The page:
If you’re new to the world of customer data, you’ll be excited to learn there are many different sources and methods of collection.
A lot of data collection occurs automatically from point of sale systems or marketing software. But, with the advent of big data and AI, methods of collecting consumer data are becoming increasingly sophisticated.
In this article, I’ll take a closer look at customer data and some strategies for obtaining it.
Why Collect Customer Data?
Data is useful. Actually, scratch that, data is crucial!
Customer data will likely form the basis of your marketing strategy and is instrumental for refining your customer experience.
Types of data include qualitative data, such as customer reviews, and quantitative data such as bounce rate on a landing page.
With the right analytics tools, you can drill down into demographics, customer behavior on your website, and gauge sentiment towards your brand.
Here's how collecting customer intelligence data is the key to success:
It tells you where your weaknesses are
You can use customer data to learn where you need to improve as a business. Sometimes, this data is pretty straightforward. For example, if you launch a new product and all of your customer feedback is negative, you know you have to make some changes.
Other times, though, this data is less obvious and you can only determine the root of the problem by diligently collecting data and digging into it. For example, if your website isn't converting after you drive traffic to it, using metrics like 'bounce rate' and 'time spent on page' can give you vital clues to help you calibrate your user experience.
It helps you identify your audience
Data is needed to help you identify who your customers are. For example, amassing enough personal data e.g. location, age, gender, from customers eventually allows for segmentation. From here you can adapt your marketing strategy to target specific demographics with more personalized messaging, helping to attract new customers and increasing the customer lifetime value thereafter.
Your competitors are using it
If you want to stay competitive, you have to collect customer data and put it to use. Odds are your competitors are aware of the power of data and are using it to make informed business decisions. The success of ecommerce giant Amazon is in no small part down to their use of data for to fine-tune their product recommendation engine.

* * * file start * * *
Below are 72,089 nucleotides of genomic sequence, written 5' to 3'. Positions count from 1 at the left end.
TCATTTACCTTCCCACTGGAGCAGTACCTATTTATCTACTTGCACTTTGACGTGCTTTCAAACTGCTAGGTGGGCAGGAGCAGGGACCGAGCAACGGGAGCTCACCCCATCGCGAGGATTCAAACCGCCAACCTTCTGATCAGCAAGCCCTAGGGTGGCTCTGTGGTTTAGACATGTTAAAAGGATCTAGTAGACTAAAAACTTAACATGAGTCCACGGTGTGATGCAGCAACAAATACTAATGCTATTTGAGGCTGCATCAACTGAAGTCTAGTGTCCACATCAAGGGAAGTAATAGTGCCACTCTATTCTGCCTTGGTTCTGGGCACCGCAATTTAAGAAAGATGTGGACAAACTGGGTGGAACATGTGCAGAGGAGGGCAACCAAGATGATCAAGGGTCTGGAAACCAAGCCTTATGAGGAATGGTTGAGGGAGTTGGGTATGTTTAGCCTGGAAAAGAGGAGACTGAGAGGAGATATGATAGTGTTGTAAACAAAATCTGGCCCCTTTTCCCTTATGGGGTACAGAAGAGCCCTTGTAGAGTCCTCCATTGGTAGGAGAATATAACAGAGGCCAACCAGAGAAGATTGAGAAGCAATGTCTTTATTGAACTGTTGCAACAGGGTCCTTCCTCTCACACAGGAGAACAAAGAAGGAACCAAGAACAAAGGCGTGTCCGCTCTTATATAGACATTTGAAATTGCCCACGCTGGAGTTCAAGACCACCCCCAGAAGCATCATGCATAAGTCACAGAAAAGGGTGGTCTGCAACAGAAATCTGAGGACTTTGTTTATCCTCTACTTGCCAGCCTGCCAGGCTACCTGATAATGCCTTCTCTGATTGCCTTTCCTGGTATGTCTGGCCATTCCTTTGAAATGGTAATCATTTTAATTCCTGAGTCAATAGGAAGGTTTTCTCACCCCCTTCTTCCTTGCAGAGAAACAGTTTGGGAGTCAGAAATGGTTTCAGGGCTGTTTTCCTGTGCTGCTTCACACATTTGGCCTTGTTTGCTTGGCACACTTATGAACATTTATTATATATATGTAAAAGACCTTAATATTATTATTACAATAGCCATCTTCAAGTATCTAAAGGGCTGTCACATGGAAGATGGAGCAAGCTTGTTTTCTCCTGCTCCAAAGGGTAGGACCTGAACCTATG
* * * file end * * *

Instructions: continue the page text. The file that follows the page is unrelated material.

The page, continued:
GDPR Compliance Tips
Now for some fine print. If you work with customer data, understanding and complying with the General Data Protection Regulation (GDPR) when collecting sensitive information is non-negotiable. Here's what you need to know before you start collecting customer information:
- You need explicit consent: Under GDPR, you need to get explicit consent from customers before collecting, processing, or storing their personal data—meaning the customer has been given the option to agree or disagree, and has agreed orally or in writing.
- Be transparent: You must be transparent with customers about the data you collect, how you use it, and how long you will store it. You must also provide customers with a way to access, modify, or delete their data.
- Use secure storage: Personal data must be stored securely to prevent bad actors to get unauthorized access or data breaches. You should ensure that the data you collect is stored using technologies and processes that meet the highest security standards.
- Have a data protection officer (DPO): If your organization processes a large amount of personal data, it is mandatory to appoint a Data Protection Officer (DPO) to ensure compliance with GDPR.
- Report data breaches: You will be responsible to report any data breaches to the relevant authorities within 72 hours. You also need to inform customers of the breach if it is likely to result in a "high risk to their rights and freedoms"—in other words, something that could lead to damages like identity fraud, theft, or damage to their reputation.
- Conduct regular reviews: You need to conduct regular reviews of your data collection and processing practices to ensure that they are still compliant with GDPR.
Apart from being the ethical thing to do, taking GDPR compliance seriously is essential for building customer trust and ensuring the protection of personal data. As a customer experience professional, it is important to work closely with your organization's legal and compliance teams and stay informed on any changes to the regulations.
6 Ways To Collect Customer Data
Now that you know why you should collect customer data and how to do it legally, let’s take a look at how to go about it.
Remember, the more customer data you collect, the better the insights you’ll be able to squeeze out of it. So, while you don’t have to use all of these methods, you should consider using as many as apply to you.
1. Web Tracking
If you have a website you already have an excellent way to collect all kinds of data.
Every time a customer visits your website, they leave behind dozens of juicy data points that you can use. For example:
- What directed your customers there? Was there a particular ad they followed, or a mention on social media that garnered a lot of attention?
- Once they arrived, how long did they stay for and how many pages did they visit?
- Did they sign up for your mailing list?
Your website host or provider will likely already collect some of the information. Other useful tools are Google Analytics, Google Search Console, and customer journey analytics tools like FoxMetrics.
2. Transactional Data
Every time a customer makes a purchase you collect transactional data. A customer's transaction history is usually recorded automatically through your point-of-sale system or the platform you use to manage your website.